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Ann Allergy Asthma Immunol. 2011 Jan;106(1):62-8. doi: 10.1016/j.anai.2010.10.012. Epub 2010 Nov 20.

Prospective study of C1 esterase inhibitor in the treatment of successive acute abdominal and facial hereditary angioedema attacks.

Author information

  • 1DallasAllergyImmunology, Dallas, Texas 75230, USA. richwasserman_pdai@yahoo.com

Abstract

BACKGROUND:

hereditary angioedema (HAE) is a rare disorder characterized by a quantitative or functional deficiency of C1 esterase inhibitor (C1-INH), resulting in periodic attacks of acute edema at various body locations. The symptoms of these painful attacks can be treated effectively with C1-INH concentrate.

OBJECTIVE:

to document the efficacy and safety of a weight-based dose of C1-INH concentrate in the treatment of successive HAE attacks at abdominal and facial locations.

METHODS:

acute facial and abdominal attacks were each treated with C1-INH concentrate using a single intravenous dose of 20 U/kg body weight. Efficacy end points included patient-reported time to onset of symptom relief and time to complete resolution of all symptoms. Safety was assessed by monitoring adverse events and assaying for markers of viral infection.

RESULTS:

we treated 663 abdominal attacks in 50 patients and 43 facial attacks in 16 patients (a total of 706 attacks in 53 patients). The median time to onset of relief for all attacks was 19.8 minutes, with a median time to complete resolution of 11.0 hours. The median time to onset of relief was 19.8 minutes for abdominal attacks and 28.2 minutes for facial attacks, indicating efficacy for both types of attack. No treatment-related serious adverse events occurred, and C1-INH concentrate was well tolerated. No human immunodeficiency virus, hepatitis virus, or parvovirus B19 infections arose during the study.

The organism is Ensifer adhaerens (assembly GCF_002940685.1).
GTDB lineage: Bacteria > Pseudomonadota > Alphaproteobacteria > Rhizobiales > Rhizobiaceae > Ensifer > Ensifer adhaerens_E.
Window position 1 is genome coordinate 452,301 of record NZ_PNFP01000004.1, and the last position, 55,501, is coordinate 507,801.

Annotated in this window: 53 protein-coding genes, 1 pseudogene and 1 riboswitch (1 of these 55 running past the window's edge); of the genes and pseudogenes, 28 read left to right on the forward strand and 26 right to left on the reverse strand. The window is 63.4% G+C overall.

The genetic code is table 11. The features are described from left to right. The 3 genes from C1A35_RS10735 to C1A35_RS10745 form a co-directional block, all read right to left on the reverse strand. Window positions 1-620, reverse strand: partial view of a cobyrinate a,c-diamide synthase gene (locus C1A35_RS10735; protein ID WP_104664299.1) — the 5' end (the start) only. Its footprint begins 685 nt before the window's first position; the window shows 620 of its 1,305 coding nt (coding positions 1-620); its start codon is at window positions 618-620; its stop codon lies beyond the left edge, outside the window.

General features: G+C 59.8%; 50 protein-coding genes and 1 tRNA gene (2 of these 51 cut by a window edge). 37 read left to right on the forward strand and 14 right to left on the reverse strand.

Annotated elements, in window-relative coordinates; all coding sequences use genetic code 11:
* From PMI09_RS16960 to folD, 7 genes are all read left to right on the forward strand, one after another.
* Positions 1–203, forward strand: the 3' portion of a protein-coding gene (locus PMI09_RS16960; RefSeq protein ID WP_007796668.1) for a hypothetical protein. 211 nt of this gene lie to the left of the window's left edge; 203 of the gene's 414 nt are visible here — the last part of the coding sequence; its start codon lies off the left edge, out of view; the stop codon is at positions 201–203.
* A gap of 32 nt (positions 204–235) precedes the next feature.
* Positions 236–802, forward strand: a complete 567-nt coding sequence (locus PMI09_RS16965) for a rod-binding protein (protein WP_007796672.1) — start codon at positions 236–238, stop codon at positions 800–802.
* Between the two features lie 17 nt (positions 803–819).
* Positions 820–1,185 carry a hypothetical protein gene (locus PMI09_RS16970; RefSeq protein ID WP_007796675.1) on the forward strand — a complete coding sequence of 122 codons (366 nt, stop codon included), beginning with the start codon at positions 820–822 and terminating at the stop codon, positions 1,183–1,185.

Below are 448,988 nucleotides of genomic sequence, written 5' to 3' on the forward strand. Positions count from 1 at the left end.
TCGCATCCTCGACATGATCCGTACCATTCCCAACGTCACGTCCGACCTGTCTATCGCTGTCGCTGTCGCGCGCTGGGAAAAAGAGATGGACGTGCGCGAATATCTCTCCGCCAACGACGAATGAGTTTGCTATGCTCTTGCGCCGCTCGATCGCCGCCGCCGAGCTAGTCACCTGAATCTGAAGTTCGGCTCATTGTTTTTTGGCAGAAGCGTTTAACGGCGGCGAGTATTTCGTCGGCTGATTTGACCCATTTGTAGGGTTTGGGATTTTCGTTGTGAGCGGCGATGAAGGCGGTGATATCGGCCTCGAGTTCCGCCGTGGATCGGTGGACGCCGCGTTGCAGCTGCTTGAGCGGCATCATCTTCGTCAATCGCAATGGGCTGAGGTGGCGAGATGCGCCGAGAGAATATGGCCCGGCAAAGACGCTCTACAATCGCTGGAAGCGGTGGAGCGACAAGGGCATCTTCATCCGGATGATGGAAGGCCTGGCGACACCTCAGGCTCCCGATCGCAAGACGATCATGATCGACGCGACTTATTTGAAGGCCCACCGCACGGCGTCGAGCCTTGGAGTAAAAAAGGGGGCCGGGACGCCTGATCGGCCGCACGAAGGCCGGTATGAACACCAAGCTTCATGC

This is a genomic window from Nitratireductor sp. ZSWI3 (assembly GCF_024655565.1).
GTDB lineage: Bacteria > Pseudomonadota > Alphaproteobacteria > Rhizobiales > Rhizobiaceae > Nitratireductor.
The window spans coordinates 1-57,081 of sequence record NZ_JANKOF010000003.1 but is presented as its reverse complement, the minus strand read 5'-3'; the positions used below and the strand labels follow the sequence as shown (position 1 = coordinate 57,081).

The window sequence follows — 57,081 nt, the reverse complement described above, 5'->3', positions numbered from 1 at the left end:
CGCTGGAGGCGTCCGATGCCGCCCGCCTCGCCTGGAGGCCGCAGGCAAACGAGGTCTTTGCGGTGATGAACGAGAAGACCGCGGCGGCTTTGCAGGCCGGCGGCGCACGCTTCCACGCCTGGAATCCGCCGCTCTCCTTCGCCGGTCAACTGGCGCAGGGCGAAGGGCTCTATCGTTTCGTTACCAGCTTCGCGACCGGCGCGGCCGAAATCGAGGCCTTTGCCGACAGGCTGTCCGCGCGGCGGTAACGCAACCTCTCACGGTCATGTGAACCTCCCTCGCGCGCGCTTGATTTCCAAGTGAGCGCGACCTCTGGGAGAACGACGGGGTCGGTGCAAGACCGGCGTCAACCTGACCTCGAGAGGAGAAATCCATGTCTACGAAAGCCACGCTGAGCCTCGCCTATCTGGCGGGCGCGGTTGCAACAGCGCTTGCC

CONCLUSION:

the C1-INH concentrate dose of 20 U/kg provides rapid, effective, and safe treatment for successive HAE attacks at abdominal and facial locations.

Comment in

PMID:
21195947
[PubMed - indexed for MEDLINE]
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